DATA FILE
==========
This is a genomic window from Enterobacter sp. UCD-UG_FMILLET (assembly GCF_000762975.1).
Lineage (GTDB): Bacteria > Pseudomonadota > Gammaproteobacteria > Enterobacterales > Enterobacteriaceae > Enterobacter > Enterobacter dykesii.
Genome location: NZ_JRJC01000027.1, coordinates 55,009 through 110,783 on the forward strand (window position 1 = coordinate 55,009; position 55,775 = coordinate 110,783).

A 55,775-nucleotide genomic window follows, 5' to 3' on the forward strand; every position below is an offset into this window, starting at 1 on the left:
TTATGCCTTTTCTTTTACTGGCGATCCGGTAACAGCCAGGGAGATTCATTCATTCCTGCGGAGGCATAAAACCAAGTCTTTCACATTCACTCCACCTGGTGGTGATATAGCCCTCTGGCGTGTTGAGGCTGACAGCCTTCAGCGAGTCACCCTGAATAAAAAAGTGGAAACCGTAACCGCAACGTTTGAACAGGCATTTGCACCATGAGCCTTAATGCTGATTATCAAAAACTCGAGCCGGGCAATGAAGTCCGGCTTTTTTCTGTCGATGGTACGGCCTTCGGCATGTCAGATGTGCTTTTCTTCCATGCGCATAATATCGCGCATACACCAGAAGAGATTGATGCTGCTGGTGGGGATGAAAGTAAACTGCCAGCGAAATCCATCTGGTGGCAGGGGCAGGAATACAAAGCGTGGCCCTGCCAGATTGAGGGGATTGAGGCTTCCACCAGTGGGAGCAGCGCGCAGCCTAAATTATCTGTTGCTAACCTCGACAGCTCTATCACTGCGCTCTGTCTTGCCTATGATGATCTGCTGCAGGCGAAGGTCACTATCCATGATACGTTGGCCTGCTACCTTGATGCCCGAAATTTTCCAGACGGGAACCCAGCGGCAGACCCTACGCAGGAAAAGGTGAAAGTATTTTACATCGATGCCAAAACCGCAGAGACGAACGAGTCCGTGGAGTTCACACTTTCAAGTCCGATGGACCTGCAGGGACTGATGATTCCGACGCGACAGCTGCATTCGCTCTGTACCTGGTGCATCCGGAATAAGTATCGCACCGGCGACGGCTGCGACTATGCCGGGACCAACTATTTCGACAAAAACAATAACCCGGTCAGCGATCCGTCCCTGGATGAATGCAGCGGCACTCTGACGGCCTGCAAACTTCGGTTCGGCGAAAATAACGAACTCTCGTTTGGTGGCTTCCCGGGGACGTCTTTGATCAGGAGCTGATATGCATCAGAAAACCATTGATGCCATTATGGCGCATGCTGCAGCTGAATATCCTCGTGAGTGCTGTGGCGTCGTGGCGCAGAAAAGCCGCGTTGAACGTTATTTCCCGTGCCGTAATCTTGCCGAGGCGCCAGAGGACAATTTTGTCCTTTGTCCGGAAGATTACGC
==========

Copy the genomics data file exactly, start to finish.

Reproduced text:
This is a genomic window from Enterobacter sp. UCD-UG_FMILLET (assembly GCF_000762975.1).
Lineage (GTDB): Bacteria > Pseudomonadota > Gammaproteobacteria > Enterobacterales > Enterobacteriaceae > Enterobacter > Enterobacter dykesii.
Genome location: NZ_JRJC01000027.1, coordinates 55,009 through 110,783 on the forward strand (window position 1 = coordinate 55,009; position 55,775 = coordinate 110,783).

A 55,775-nucleotide genomic window follows, 5' to 3' on the forward strand; every position below is an offset into this window, starting at 1 on the left:
TTATGCCTTTTCTTTTACTGGCGATCCGGTAACAGCCAGGGAGATTCATTCATTCCTGCGGAGGCATAAAACCAAGTCTTTCACATTCACTCCACCTGGTGGTGATATAGCCCTCTGGCGTGTTGAGGCTGACAGCCTTCAGCGAGTCACCCTGAATAAAAAAGTGGAAACCGTAACCGCAACGTTTGAACAGGCATTTGCACCATGAGCCTTAATGCTGATTATCAAAAACTCGAGCCGGGCAATGAAGTCCGGCTTTTTTCTGTCGATGGTACGGCCTTCGGCATGTCAGATGTGCTTTTCTTCCATGCGCATAATATCGCGCATACACCAGAAGAGATTGATGCTGCTGGTGGGGATGAAAGTAAACTGCCAGCGAAATCCATCTGGTGGCAGGGGCAGGAATACAAAGCGTGGCCCTGCCAGATTGAGGGGATTGAGGCTTCCACCAGTGGGAGCAGCGCGCAGCCTAAATTATCTGTTGCTAACCTCGACAGCTCTATCACTGCGCTCTGTCTTGCCTATGATGATCTGCTGCAGGCGAAGGTCACTATCCATGATACGTTGGCCTGCTACCTTGATGCCCGAAATTTTCCAGACGGGAACCCAGCGGCAGACCCTACGCAGGAAAAGGTGAAAGTATTTTACATCGATGCCAAAACCGCAGAGACGAACGAGTCCGTGGAGTTCACACTTTCAAGTCCGATGGACCTGCAGGGACTGATGATTCCGACGCGACAGCTGCATTCGCTCTGTACCTGGTGCATCCGGAATAAGTATCGCACCGGCGACGGCTGCGACTATGCCGGGACCAACTATTTCGACAAAAACAATAACCCGGTCAGCGATCCGTCCCTGGATGAATGCAGCGGCACTCTGACGGCCTGCAAACTTCGGTTCGGCGAAAATAACGAACTCTCGTTTGGTGGCTTCCCGGGGACGTCTTTGATCAGGAGCTGATATGCATCAGAAAACCATTGATGCCATTATGGCGCATGCTGCAGCTGAATATCCTCGTGAGTGCTGTGGCGTCGTGGCGCAGAAAAGCCGCGTTGAACGTTATTTCCCGTGCCGTAATCTTGCCGAGGCGCCAGAGGACAATTTTGTCCTTTGTCCGGAAGATTACGC